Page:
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1 Smart Thing New Investors Should Do

Investing in individual stocks can be a great way to build wealth over time, and at The Motley Fool, we're big fans of buying and holding excellent companies. However, that's not necessarily the only way investors should put money to work. In this Fool Live video clip, recorded on Feb. 22, Industry Focus host Jason Moser discusses one portfolio strategy that newer investors may want to use when getting started in the stock market.

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Jason Moser: I like your idea of starting out with that firm base. As you were talking, I started envisioning this tree, and this tree was growing, and you started with this base of maybe it's something just as simple as saying the first $5,000 or the first $10,000 that I save, I'm going to be just investing that methodically into this S&P 500 index fund, because that's something, you're right, no, it's not going to beat the market, it's going to match the market because you're investing in the market. You're getting immediate diversification because you're investing in that ETF that covers those 500 different companies. And so then, as you get that base and as that tree starts to grow, you can branch out and start investing into other types of opportunities, like individual companies, for example, other ETFs, if you like.

One of the things that she noted in her question in different ideas, as far as investing, choices from investing in long-term good businesses and just sitting and waiting, or investing in ETFs and mutual funds, or investing in speculating SPACs -- lots of different opportunities you can invest in out there, but I think that really she keyed in on something with the very first choice, investing in long-term good businesses and sitting and waiting. And that, ultimately, is what it really all comes back to.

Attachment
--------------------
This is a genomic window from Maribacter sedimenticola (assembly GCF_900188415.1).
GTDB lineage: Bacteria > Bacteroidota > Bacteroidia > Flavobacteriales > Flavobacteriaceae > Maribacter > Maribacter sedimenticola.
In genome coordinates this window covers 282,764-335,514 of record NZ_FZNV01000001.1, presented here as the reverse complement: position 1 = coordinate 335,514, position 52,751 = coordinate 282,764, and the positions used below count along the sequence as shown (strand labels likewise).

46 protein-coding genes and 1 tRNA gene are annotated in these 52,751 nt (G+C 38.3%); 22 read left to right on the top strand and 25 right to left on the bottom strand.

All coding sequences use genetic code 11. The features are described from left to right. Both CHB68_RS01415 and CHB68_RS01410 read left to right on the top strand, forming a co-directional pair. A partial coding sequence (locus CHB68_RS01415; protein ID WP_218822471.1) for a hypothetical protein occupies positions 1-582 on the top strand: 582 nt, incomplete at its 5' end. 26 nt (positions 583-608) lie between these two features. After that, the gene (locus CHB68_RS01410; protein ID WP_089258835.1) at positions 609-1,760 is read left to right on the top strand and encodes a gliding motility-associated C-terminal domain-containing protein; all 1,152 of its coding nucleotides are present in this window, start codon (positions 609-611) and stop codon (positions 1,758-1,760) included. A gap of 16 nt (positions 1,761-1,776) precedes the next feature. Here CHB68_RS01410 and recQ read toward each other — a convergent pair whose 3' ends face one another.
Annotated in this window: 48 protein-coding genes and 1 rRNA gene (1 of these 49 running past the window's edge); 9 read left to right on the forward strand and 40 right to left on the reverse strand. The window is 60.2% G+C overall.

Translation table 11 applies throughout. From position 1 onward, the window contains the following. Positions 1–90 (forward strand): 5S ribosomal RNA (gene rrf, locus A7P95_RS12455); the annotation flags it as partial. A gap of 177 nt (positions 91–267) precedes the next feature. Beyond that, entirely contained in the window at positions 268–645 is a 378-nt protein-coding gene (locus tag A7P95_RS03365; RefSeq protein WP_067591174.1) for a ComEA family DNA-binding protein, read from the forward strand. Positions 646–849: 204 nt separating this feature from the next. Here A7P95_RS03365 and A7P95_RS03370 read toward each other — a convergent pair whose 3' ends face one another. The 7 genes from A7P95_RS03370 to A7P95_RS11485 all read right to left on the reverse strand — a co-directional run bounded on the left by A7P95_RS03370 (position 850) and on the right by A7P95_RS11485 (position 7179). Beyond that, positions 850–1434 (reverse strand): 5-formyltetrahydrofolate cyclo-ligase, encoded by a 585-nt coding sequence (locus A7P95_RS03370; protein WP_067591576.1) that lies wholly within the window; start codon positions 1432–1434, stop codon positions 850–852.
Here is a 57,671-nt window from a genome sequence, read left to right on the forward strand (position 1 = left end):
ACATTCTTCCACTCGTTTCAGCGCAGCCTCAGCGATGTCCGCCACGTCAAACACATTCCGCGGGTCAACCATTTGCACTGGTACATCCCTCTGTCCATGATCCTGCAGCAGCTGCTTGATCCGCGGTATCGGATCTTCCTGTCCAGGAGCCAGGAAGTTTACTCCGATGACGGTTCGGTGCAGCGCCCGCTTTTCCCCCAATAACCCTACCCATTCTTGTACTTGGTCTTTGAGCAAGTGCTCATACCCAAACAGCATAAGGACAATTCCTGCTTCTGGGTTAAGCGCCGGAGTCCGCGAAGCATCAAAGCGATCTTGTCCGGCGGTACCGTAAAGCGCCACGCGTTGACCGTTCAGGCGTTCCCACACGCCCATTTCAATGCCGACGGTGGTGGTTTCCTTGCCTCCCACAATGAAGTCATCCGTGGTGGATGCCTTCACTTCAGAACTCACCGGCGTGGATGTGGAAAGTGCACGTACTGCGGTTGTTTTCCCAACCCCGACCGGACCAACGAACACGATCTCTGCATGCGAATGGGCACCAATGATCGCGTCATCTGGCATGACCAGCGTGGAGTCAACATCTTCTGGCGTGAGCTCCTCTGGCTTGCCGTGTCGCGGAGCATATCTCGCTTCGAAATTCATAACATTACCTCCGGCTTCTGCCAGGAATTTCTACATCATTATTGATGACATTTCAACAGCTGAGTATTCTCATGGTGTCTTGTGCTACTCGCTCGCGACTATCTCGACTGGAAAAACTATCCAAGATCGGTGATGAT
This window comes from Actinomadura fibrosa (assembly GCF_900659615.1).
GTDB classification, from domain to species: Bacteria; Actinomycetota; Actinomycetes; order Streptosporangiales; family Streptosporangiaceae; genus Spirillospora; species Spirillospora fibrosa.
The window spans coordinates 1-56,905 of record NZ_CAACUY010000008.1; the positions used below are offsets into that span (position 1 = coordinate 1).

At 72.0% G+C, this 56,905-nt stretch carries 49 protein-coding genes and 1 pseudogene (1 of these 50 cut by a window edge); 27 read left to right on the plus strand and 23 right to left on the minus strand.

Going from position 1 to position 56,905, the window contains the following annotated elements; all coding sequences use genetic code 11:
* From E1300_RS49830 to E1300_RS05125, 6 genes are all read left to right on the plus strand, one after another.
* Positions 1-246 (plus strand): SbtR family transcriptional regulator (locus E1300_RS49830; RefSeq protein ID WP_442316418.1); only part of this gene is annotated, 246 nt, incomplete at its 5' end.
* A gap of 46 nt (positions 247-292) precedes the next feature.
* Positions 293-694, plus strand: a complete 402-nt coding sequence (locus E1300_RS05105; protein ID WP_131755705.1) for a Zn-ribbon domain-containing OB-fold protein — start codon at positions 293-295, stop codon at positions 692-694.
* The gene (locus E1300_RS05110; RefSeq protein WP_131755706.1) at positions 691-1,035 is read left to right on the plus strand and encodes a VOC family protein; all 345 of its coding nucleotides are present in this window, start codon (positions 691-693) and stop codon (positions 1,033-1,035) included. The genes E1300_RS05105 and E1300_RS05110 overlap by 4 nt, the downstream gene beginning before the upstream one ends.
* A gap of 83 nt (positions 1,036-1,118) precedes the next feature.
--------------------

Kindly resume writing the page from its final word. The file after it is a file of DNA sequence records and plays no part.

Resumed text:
You made a good point in referencing this current climate. It feels gamified. It feels like a lot of people view this as a game right now, and there are a lot of people out there in the media that I think are contributing to that narrative, and we certainly don't want to be ones who do that. But the fact of the matter, it does feel like it's taken on that feeling of a gamification, and that's not how it works. That's this desire to try to get rich quick, and trying to get rich quick is essentially, well, just go buy a lottery ticket or gamble, and then you can take the good with the bad there.

But if you're going to invest, the nature of investing is investing in long-term good businesses and just sitting and waiting, and that really ultimately is why we do what we do. When you're young, I can certainly understand that feeling of wanting to get to the finish line more quickly. Investing is a bit of a paradox in that regard, though. So we would encourage you just to continue to build up that base, allow yourself to branch out as you get older. First and foremost, as you mentioned it in your question, investing in good businesses and then just sitting and waiting, continue to diversify that portfolio and be patient. And then I suspect in 10 years, even you'll look back and be glad that you did.

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